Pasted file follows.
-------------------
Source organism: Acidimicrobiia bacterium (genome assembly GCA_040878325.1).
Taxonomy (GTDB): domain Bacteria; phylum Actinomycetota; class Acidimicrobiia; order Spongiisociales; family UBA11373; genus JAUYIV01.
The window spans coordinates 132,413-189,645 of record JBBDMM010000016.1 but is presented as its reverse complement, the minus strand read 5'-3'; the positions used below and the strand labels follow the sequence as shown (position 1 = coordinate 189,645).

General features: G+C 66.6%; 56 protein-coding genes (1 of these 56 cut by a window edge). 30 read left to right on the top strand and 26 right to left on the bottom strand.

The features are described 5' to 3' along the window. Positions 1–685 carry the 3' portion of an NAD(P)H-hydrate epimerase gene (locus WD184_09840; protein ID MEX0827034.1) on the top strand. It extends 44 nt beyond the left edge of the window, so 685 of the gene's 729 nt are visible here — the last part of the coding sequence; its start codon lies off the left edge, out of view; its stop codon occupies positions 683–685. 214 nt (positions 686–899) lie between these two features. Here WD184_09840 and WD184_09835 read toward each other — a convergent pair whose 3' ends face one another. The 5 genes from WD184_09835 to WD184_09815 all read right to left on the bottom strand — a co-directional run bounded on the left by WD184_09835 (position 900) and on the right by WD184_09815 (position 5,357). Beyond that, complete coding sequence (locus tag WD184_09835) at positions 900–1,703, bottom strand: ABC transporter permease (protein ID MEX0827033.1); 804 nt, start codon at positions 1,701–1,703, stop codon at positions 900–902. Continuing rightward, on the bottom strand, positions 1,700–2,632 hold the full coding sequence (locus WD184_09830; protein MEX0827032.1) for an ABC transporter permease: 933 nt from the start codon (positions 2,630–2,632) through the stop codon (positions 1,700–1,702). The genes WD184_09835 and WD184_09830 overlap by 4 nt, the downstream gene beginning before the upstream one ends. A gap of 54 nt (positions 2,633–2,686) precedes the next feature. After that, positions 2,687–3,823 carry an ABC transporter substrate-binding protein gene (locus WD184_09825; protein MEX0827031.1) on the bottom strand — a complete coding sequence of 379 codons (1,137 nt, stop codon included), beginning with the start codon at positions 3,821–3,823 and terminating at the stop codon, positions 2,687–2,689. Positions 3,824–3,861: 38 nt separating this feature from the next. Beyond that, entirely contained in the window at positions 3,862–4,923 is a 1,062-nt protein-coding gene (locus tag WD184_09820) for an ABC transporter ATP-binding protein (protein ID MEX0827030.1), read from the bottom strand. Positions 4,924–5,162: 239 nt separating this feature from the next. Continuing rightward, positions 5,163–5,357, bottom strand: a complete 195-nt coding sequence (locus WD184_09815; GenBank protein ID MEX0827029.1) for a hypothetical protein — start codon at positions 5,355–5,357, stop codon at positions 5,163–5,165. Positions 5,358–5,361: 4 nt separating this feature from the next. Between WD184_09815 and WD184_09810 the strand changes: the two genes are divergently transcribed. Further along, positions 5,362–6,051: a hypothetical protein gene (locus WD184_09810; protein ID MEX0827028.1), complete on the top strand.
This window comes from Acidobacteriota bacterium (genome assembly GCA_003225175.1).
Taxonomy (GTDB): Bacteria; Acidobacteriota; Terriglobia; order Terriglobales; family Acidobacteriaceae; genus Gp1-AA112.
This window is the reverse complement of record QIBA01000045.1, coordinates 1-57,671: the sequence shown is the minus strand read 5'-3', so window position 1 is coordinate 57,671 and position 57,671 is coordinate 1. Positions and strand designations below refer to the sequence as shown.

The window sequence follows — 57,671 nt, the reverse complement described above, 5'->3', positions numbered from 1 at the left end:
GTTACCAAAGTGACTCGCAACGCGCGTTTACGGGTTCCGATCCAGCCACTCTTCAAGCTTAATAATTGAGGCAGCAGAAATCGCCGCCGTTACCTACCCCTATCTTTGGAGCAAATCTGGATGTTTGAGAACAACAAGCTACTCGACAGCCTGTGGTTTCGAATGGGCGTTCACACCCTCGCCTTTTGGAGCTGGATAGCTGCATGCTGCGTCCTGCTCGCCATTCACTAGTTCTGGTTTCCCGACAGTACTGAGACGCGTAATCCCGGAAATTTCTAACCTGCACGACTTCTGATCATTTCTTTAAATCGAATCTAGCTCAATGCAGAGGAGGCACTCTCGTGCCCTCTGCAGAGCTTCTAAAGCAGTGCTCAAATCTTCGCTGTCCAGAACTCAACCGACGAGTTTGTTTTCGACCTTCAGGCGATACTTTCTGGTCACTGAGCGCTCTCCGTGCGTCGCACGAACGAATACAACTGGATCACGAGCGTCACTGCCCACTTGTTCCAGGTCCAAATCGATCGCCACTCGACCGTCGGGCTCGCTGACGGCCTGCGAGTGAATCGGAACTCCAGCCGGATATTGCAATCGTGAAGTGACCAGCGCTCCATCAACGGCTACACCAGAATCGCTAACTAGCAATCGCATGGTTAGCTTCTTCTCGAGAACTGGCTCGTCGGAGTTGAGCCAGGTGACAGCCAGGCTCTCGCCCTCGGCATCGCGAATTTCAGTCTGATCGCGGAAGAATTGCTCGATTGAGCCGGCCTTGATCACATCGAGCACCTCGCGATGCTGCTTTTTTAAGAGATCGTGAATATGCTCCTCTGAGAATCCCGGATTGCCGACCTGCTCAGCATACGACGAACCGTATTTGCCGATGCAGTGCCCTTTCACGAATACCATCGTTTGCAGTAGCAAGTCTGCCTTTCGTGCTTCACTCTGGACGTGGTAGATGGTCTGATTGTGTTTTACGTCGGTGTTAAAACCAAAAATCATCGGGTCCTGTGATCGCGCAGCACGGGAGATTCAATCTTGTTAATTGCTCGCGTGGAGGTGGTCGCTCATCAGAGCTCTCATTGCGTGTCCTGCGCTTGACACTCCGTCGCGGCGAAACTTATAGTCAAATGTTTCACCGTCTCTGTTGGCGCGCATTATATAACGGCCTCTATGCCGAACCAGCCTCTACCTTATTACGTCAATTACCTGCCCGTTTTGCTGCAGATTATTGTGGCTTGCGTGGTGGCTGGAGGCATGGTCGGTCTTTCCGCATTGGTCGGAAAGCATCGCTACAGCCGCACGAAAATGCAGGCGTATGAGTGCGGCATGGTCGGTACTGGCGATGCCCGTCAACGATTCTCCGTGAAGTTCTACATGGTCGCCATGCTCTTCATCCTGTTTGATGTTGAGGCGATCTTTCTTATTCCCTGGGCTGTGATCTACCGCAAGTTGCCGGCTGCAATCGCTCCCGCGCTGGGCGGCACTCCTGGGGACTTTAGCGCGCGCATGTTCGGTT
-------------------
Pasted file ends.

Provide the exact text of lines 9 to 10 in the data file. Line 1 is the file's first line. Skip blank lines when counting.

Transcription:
The window sequence follows — 57,671 nt, the reverse complement described above, 5'->3', positions numbered from 1 at the left end:
GTTACCAAAGTGACTCGCAACGCGCGTTTACGGGTTCCGATCCAGCCACTCTTCAAGCTTAATAATTGAGGCAGCAGAAATCGCCGCCGTTACCTACCCCTATCTTTGGAGCAAATCTGGATGTTTGAGAACAACAAGCTACTCGACAGCCTGTGGTTTCGAATGGGCGTTCACACCCTCGCCTTTTGGAGCTGGATAGCTGCATGCTGCGTCCTGCTCGCCATTCACTAGTTCTGGTTTCCCGACAGTACTGAGACGCGTAATCCCGGAAATTTCTAACCTGCACGACTTCTGATCATTTCTTTAAATCGAATCTAGCTCAATGCAGAGGAGGCACTCTCGTGCCCTCTGCAGAGCTTCTAAAGCAGTGCTCAAATCTTCGCTGTCCAGAACTCAACCGACGAGTTTGTTTTCGACCTTCAGGCGATACTTTCTGGTCACTGAGCGCTCTCCGTGCGTCGCACGAACGAATACAACTGGATCACGAGCGTCACTGCCCACTTGTTCCAGGTCCAAATCGATCGCCACTCGACCGTCGGGCTCGCTGACGGCCTGCGAGTGAATCGGAACTCCAGCCGGATATTGCAATCGTGAAGTGACCAGCGCTCCATCAACGGCTACACCAGAATCGCTAACTAGCAATCGCATGGTTAGCTTCTTCTCGAGAACTGGCTCGTCGGAGTTGAGCCAGGTGACAGCCAGGCTCTCGCCCTCGGCATCGCGAATTTCAGTCTGATCGCGGAAGAATTGCTCGATTGAGCCGGCCTTGATCACATCGAGCACCTCGCGATGCTGCTTTTTTAAGAGATCGTGAATATGCTCCTCTGAGAATCCCGGATTGCCGACCTGCTCAGCATACGACGAACCGTATTTGCCGATGCAGTGCCCTTTCACGAATACCATCGTTTGCAGTAGCAAGTCTGCCTTTCGTGCTTCACTCTGGACGTGGTAGATGGTCTGATTGTGTTTTACGTCGGTGTTAAAACCAAAAATCATCGGGTCCTGTGATCGCGCAGCACGGGAGATTCAATCTTGTTAATTGCTCGCGTGGAGGTGGTCGCTCATCAGAGCTCTCATTGCGTGTCCTGCGCTTGACACTCCGTCGCGGCGAAACTTATAGTCAAATGTTTCACCGTCTCTGTTGGCGCGCATTATATAACGGCCTCTATGCCGAACCAGCCTCTACCTTATTACGTCAATTACCTGCCCGTTTTGCTGCAGATTATTGTGGCTTGCGTGGTGGCTGGAGGCATGGTCGGTCTTTCCGCATTGGTCGGAAAGCATCGCTACAGCCGCACGAAAATGCAGGCGTATGAGTGCGGCATGGTCGGTACTGGCGATGCCCGTCAACGATTCTCCGTGAAGTTCTACATGGTCGCCATGCTCTTCATCCTGTTTGATGTTGAGGCGATCTTTCTTATTCCCTGGGCTGTGATCTACCGCAAGTTGCCGGCTGCAATCGCTCCCGCGCTGGGCGGCACTCCTGGGGACTTTAGCGCGCGCATGTTCGGTT